1 tsp citric acid
As with any cheese you make at home, you first need to sterilise all the equipment.
Dissolve the citric acid powder in a 1/4 cup cool water.
In a large stainless-steel pot, combine the milk, cream, salt and citric acid mixture.
Warm the milk and cream over medium heat for about 30 mins until a candy thermometer registers 198 degrees F.
Turn off the heat and leave it in the pot for at least 2 hours.
Using a skimmer, ladle curds carefully into a cheesecloth lined strainer set in a bowl to catch the whey and drain for two hours or less if you like it creamy.
Yields about 2lb 4oz of ricotta.
And just like that, you have ricotta that is much much nicer than what you’ll buy in the stores! I know you’ll like it!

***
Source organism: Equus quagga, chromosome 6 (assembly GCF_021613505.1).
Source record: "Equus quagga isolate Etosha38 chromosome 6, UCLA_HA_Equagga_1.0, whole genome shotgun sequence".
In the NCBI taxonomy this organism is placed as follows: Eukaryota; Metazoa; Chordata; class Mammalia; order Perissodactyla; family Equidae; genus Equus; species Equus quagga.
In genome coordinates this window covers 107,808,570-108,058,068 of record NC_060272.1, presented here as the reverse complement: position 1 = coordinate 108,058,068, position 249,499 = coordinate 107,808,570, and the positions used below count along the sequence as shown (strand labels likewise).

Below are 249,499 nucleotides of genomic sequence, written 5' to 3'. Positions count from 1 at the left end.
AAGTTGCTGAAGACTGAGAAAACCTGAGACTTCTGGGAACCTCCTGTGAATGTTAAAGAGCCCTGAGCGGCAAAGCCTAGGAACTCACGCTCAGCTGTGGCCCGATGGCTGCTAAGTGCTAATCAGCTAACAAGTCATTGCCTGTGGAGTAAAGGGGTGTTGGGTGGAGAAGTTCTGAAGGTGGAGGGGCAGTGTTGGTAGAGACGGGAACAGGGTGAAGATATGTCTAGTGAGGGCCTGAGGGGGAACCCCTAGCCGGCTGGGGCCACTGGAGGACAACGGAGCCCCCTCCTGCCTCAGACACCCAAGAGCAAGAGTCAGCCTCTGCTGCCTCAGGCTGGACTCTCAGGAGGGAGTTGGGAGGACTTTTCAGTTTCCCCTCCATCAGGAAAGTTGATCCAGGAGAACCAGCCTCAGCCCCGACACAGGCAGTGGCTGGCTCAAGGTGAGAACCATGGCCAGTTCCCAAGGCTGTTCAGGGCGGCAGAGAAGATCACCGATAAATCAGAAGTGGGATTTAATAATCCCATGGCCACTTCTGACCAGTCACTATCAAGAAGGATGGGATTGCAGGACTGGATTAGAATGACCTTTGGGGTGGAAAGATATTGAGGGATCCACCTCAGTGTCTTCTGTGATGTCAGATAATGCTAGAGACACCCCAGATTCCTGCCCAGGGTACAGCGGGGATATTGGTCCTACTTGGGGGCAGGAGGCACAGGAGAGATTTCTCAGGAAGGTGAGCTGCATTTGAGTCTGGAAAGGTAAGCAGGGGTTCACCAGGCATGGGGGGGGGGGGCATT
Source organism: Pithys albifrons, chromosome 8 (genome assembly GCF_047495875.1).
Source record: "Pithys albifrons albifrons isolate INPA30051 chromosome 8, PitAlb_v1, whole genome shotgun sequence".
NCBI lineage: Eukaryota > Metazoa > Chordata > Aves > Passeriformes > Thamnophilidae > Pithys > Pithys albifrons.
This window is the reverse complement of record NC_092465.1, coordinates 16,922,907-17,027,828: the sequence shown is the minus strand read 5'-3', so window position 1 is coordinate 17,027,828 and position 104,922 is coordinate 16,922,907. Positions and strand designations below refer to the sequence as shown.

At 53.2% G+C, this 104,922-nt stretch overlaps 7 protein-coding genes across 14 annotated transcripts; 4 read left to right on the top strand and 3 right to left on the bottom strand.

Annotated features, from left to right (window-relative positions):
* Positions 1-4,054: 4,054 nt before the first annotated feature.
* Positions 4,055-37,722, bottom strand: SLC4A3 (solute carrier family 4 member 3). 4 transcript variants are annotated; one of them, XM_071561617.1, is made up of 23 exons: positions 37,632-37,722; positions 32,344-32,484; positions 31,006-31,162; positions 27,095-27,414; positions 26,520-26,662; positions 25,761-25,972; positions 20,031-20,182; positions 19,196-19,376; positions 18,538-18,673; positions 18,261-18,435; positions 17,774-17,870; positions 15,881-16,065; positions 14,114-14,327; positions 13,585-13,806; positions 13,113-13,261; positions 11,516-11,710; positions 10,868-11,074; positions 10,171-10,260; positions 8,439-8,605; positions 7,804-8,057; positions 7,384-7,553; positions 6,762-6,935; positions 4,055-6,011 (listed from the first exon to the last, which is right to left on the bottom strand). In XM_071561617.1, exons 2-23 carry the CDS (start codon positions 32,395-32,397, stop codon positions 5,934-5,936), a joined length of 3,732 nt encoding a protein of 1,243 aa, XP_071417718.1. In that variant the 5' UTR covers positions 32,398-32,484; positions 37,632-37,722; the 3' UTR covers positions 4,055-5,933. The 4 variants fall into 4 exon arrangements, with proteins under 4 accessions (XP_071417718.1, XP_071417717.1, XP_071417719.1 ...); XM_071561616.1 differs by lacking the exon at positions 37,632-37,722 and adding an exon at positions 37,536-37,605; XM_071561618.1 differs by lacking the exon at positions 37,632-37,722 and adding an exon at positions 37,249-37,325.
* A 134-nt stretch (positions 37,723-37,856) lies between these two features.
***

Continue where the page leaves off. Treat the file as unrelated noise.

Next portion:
I didn’t know I missed gbejniet until my dear friend Mary shared some with me a few years ago.
Mary was the first Maltese person I met when we first moved to the Bay Area. In 1996, the internet was still in the early stages and there was hardly any information or even links to Malta. The only source of interest at the time was a “chat room” for Maltese people.
Feeling very homesick, I left a message in this chat room to see if there were any other Maltese people in the area. A few days later I found a message from Mary and the best thing was that she lived only about half hour away from me. We soon realised that her husband Tom used to play soccer with my uncle Guz when they were kids!! That’s how small Malta is.
I’ve known Mary now over 15 years and we chat and visit regularly! We share recipes and I love going over her house to to catch up and visit her lovely garden which is like stepping into a Maltese Giardina with caper bushes and prickly pears. I think the only thing that’s missing is a Bambinella Tree…I’m still hoping!